It’s early days to be drawing conclusions from all the gardens I’ve visited and the gardeners I’ve interviewed. (We’ll leave aside the fact that my finished text is now at least one week overdue.) Yet, I do feel some common threads have connected most if not all of the Buffalo gardens I’ve seen. And here they are:
The need for water
Ok, I realize how idiotic that heading sounds—but let’s leave it. What I mean, of course, is the presence—in nearly every garden—of some sort of water feature: whether it be pond, fountain, waterfall, or combo of all three. It’s the sound, more than anything, the illusion that you’re sitting by an idyllic woodland brook, far removed from sirens, helicopters, and bars letting out. Nearly everyone I visited had a pond, usually filled with fish (the corresponding need to nurture wildlife). These gardens are refuges and the more “natural” features there are, the more effective the refuge.
Almost all have their specialty. Today, I found, for the first time, someone who cherishes the rarer lily hybrids and species almost as much as I do, and actually orders bulbs from the ridiculously expensive Old House Gardens. Why, even I, in my reckless profligacy, shrink from their prices (most of the time). Another gardener told me of her love for porcelain berry. The two gentle gardening partners I interviewed after her—who live next to a loud Hispanic church— overwinter a selection of old-fashioned dahlia tubers every year. And then there’s the gardener who said of rudbeckia: “They have my heart.”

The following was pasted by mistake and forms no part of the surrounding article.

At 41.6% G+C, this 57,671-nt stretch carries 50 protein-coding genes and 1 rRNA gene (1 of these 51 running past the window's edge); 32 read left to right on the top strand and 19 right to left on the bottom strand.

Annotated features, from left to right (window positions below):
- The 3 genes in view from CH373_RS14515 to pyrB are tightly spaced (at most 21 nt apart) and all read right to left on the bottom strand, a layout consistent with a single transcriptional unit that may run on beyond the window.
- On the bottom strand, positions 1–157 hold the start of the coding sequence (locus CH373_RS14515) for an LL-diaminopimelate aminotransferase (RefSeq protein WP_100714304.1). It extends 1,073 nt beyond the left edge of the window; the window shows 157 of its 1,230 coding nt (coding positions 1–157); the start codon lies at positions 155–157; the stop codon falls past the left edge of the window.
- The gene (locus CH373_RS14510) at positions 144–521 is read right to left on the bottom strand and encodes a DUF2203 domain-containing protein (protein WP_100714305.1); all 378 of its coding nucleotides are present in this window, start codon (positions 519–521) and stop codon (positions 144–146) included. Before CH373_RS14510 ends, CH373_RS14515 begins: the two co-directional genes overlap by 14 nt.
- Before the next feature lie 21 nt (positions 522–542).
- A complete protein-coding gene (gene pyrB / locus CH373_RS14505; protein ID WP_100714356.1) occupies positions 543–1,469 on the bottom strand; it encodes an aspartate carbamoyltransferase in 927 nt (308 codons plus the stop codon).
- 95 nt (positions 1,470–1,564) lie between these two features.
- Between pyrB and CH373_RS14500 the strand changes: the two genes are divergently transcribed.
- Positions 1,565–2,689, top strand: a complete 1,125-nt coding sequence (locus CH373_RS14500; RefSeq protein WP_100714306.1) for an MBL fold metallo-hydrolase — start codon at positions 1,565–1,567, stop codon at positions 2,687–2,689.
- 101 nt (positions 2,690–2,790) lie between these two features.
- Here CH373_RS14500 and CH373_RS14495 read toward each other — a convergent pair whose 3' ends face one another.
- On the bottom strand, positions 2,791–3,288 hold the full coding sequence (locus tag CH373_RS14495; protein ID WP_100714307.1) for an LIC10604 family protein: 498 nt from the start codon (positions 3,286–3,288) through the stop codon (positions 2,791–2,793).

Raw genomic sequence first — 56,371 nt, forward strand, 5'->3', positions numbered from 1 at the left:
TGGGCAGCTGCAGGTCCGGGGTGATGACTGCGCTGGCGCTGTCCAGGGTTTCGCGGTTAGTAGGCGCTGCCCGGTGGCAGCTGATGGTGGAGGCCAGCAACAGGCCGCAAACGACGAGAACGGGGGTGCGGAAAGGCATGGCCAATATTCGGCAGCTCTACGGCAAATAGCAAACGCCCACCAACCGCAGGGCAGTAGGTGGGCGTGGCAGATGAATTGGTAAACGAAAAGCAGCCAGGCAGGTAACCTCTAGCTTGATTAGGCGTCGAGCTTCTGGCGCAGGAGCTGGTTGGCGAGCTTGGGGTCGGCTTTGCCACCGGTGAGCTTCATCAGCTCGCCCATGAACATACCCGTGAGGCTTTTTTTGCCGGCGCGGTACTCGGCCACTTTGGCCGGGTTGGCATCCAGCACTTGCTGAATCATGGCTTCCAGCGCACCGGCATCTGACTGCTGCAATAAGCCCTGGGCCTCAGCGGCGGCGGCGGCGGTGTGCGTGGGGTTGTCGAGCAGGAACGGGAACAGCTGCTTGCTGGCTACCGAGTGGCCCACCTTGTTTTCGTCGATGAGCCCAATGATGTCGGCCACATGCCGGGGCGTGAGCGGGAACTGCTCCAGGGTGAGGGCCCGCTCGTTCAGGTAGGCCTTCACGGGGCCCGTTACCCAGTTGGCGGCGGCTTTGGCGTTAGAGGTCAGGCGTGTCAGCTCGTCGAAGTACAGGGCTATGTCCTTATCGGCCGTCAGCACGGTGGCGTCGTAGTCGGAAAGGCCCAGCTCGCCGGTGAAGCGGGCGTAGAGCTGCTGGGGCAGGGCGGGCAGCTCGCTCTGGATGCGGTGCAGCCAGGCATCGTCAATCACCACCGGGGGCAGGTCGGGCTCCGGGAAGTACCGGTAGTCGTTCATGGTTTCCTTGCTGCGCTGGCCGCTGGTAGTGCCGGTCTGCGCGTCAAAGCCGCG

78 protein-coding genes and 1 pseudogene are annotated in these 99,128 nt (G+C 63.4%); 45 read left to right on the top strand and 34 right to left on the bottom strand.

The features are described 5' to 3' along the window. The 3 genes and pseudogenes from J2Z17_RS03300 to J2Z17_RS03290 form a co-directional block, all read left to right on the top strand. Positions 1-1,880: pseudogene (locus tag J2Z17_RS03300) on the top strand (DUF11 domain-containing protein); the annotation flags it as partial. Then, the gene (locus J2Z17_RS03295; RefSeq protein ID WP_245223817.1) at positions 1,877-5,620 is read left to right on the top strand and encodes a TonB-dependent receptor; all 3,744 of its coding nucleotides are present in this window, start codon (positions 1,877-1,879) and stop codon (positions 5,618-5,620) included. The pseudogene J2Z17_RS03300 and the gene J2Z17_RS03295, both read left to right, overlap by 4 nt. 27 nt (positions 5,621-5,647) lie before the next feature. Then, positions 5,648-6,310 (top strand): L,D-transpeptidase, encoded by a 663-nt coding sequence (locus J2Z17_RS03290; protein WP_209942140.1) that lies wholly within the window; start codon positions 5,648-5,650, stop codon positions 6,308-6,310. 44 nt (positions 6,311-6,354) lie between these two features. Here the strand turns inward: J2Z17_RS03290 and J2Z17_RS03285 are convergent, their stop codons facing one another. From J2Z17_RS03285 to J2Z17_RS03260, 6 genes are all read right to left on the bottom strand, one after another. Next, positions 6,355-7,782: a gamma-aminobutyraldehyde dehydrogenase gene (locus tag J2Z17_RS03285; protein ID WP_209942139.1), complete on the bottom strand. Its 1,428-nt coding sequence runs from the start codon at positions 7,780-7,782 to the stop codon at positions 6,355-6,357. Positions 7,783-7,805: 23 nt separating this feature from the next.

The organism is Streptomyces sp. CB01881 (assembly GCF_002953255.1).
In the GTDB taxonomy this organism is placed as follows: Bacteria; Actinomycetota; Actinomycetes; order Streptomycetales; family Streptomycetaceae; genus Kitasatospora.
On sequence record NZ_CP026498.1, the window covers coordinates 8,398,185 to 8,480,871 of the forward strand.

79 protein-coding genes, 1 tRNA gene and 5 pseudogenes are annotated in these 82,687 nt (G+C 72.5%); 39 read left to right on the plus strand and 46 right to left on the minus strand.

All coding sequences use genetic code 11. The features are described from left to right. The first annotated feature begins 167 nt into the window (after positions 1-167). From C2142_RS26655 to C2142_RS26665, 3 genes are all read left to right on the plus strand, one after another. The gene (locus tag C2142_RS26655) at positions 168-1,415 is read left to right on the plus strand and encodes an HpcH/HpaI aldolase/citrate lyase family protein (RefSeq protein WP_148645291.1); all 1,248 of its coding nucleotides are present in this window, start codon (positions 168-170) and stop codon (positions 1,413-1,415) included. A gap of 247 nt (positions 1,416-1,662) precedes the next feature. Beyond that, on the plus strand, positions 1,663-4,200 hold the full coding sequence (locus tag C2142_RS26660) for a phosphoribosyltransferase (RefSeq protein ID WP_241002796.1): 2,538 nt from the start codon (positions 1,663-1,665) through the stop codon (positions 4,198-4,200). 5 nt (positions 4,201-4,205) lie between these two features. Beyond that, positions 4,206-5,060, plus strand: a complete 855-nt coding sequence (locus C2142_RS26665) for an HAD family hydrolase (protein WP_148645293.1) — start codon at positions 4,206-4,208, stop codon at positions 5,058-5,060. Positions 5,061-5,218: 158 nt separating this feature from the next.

Reliance on the backbone
And in Western New York, that’s hosta, hydrangea, Rose of Sharon, daylilies, Japanese maples, peonies, lilac, rudbeckia, grasses, and various evergreens. I won’t offend anyone’s sensibilities by dwelling on the geraniums, impatiens, marigolds, and other everyday annuals. These are not terribly exciting plants, to be sure. But they seem to do very well in the clay soil, particularly the first four perennials I mentioned. I don’t find this to be an optimal spot for roses. I guess there’s a good reason 100-plus types of hostas are available to local gardeners—in person, not through mail order.
And then there’s the stuff
This is a rather more unfortunate category. Let’s simply say that it’s very difficult to stop oneself from adding objects to the garden, each of which may have its own charm, but the cumulative effect of which may be—well, perhaps a bit busy.
I’ll say no more on that subject, but more on local tendencies later.